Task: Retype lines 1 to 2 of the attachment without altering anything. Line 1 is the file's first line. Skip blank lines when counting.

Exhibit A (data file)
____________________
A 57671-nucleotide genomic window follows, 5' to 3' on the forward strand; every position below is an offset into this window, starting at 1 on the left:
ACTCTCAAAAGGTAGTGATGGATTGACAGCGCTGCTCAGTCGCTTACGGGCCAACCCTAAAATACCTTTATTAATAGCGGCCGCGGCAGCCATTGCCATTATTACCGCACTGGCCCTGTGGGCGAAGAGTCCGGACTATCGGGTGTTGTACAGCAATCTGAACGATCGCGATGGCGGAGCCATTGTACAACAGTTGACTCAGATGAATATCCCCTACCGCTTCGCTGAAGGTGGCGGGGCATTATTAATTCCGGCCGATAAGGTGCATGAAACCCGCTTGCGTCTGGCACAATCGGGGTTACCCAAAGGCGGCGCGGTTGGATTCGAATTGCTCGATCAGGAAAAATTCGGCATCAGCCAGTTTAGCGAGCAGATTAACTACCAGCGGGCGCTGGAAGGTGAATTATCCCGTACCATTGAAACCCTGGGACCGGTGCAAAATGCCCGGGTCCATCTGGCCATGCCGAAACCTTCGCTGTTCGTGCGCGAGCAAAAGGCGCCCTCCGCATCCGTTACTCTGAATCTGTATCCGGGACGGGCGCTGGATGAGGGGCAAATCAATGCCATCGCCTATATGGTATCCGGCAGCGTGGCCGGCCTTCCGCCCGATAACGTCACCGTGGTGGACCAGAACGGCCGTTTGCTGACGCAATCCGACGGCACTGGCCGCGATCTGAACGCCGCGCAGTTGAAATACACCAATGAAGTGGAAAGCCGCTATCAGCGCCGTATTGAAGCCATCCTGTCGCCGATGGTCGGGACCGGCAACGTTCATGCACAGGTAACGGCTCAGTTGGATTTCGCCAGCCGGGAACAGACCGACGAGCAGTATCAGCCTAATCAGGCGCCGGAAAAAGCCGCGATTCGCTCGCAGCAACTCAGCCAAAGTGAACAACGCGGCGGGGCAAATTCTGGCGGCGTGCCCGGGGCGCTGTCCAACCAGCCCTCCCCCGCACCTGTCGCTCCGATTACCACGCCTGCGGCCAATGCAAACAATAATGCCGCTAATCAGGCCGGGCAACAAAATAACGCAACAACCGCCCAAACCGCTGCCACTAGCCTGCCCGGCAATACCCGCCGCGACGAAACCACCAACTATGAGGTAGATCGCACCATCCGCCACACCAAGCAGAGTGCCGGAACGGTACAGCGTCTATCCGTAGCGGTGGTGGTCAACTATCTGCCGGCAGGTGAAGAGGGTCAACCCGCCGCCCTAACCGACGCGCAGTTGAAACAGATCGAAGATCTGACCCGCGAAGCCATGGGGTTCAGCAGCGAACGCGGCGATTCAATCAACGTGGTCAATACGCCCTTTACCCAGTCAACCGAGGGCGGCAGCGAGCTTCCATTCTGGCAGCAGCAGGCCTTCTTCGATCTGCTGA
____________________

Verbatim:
A 57671-nucleotide genomic window follows, 5' to 3' on the forward strand; every position below is an offset into this window, starting at 1 on the left:
ACTCTCAAAAGGTAGTGATGGATTGACAGCGCTGCTCAGTCGCTTACGGGCCAACCCTAAAATACCTTTATTAATAGCGGCCGCGGCAGCCATTGCCATTATTACCGCACTGGCCCTGTGGGCGAAGAGTCCGGACTATCGGGTGTTGTACAGCAATCTGAACGATCGCGATGGCGGAGCCATTGTACAACAGTTGACTCAGATGAATATCCCCTACCGCTTCGCTGAAGGTGGCGGGGCATTATTAATTCCGGCCGATAAGGTGCATGAAACCCGCTTGCGTCTGGCACAATCGGGGTTACCCAAAGGCGGCGCGGTTGGATTCGAATTGCTCGATCAGGAAAAATTCGGCATCAGCCAGTTTAGCGAGCAGATTAACTACCAGCGGGCGCTGGAAGGTGAATTATCCCGTACCATTGAAACCCTGGGACCGGTGCAAAATGCCCGGGTCCATCTGGCCATGCCGAAACCTTCGCTGTTCGTGCGCGAGCAAAAGGCGCCCTCCGCATCCGTTACTCTGAATCTGTATCCGGGACGGGCGCTGGATGAGGGGCAAATCAATGCCATCGCCTATATGGTATCCGGCAGCGTGGCCGGCCTTCCGCCCGATAACGTCACCGTGGTGGACCAGAACGGCCGTTTGCTGACGCAATCCGACGGCACTGGCCGCGATCTGAACGCCGCGCAGTTGAAATACACCAATGAAGTGGAAAGCCGCTATCAGCGCCGTATTGAAGCCATCCTGTCGCCGATGGTCGGGACCGGCAACGTTCATGCACAGGTAACGGCTCAGTTGGATTTCGCCAGCCGGGAACAGACCGACGAGCAGTATCAGCCTAATCAGGCGCCGGAAAAAGCCGCGATTCGCTCGCAGCAACTCAGCCAAAGTGAACAACGCGGCGGGGCAAATTCTGGCGGCGTGCCCGGGGCGCTGTCCAACCAGCCCTCCCCCGCACCTGTCGCTCCGATTACCACGCCTGCGGCCAATGCAAACAATAATGCCGCTAATCAGGCCGGGCAACAAAATAACGCAACAACCGCCCAAACCGCTGCCACTAGCCTGCCCGGCAATACCCGCCGCGACGAAACCACCAACTATGAGGTAGATCGCACCATCCGCCACACCAAGCAGAGTGCCGGAACGGTACAGCGTCTATCCGTAGCGGTGGTGGTCAACTATCTGCCGGCAGGTGAAGAGGGTCAACCCGCCGCCCTAACCGACGCGCAGTTGAAACAGATCGAAGATCTGACCCGCGAAGCCATGGGGTTCAGCAGCGAACGCGGCGATTCAATCAACGTGGTCAATACGCCCTTTACCCAGTCAACCGAGGGCGGCAGCGAGCTTCCATTCTGGCAGCAGCAGGCCTTCTTCGATCTGCTGA